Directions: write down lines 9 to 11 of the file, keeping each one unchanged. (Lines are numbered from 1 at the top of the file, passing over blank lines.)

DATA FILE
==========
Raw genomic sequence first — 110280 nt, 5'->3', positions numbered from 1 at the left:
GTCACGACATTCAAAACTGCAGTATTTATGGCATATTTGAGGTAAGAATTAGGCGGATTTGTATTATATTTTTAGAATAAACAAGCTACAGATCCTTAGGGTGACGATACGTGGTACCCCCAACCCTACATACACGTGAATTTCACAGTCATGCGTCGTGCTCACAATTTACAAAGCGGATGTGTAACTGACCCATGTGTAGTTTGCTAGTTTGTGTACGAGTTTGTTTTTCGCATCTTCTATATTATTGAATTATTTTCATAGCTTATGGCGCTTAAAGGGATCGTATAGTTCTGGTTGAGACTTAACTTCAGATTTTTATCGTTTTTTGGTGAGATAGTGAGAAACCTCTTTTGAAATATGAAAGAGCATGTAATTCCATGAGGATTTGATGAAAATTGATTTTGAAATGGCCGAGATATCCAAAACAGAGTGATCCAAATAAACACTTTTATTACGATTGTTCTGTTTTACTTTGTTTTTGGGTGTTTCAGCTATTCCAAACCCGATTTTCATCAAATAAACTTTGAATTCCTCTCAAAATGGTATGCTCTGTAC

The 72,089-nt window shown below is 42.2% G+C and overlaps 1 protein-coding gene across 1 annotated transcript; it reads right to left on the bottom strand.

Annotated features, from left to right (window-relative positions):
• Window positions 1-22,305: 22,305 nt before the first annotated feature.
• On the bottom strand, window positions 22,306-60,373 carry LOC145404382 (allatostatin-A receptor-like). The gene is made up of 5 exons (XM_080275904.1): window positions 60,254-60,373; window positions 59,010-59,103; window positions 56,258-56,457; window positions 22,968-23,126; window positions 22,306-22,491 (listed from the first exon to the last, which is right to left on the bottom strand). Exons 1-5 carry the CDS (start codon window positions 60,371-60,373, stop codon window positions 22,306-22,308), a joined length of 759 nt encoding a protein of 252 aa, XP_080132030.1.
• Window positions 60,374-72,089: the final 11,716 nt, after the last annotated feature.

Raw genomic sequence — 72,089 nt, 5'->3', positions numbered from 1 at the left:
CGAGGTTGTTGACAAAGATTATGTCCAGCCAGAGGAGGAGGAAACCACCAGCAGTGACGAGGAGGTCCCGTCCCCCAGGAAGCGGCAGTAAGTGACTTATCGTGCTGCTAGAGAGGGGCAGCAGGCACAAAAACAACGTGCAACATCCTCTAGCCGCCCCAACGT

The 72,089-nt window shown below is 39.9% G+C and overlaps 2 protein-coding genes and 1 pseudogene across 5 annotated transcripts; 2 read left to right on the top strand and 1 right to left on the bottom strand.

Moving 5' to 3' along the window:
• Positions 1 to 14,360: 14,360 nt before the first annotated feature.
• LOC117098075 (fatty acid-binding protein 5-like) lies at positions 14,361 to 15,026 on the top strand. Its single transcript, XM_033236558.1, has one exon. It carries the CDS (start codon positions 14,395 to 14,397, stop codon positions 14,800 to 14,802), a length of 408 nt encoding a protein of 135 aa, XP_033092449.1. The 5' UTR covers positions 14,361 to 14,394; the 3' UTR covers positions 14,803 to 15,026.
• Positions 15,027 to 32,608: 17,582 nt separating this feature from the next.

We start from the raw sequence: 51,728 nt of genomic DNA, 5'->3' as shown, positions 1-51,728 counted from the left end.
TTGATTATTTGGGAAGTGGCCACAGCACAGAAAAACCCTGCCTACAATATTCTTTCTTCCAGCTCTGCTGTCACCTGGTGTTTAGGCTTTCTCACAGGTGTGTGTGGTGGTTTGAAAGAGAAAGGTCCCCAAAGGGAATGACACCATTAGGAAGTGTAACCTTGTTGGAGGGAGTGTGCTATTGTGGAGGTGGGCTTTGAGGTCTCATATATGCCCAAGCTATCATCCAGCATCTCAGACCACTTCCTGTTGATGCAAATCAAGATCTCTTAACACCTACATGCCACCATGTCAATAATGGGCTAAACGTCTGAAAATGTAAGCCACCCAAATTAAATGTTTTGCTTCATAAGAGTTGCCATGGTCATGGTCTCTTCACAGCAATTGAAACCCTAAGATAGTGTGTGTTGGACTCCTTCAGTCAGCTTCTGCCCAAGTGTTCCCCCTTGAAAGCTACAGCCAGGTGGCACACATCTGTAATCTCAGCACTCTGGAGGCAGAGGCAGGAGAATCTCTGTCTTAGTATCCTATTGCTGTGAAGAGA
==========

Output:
CGAGGTTGTTGACAAAGATTATGTCCAGCCAGAGGAGGAGGAAACCACCAGCAGTGACGAGGAGGTCCCGTCCCCCAGGAAGCGGCAGTAAGTGACTTATCGTGCTGCTAGAGAGGGGCAGCAGGCACAAAAACAACGTGCAACATCCTCTAGCCGCCCCAACGT

The 72,089-nt window shown below is 39.9% G+C and overlaps 2 protein-coding genes and 1 pseudogene across 5 annotated transcripts; 2 read left to right on the top strand and 1 right to left on the bottom strand.

Moving 5' to 3' along the window: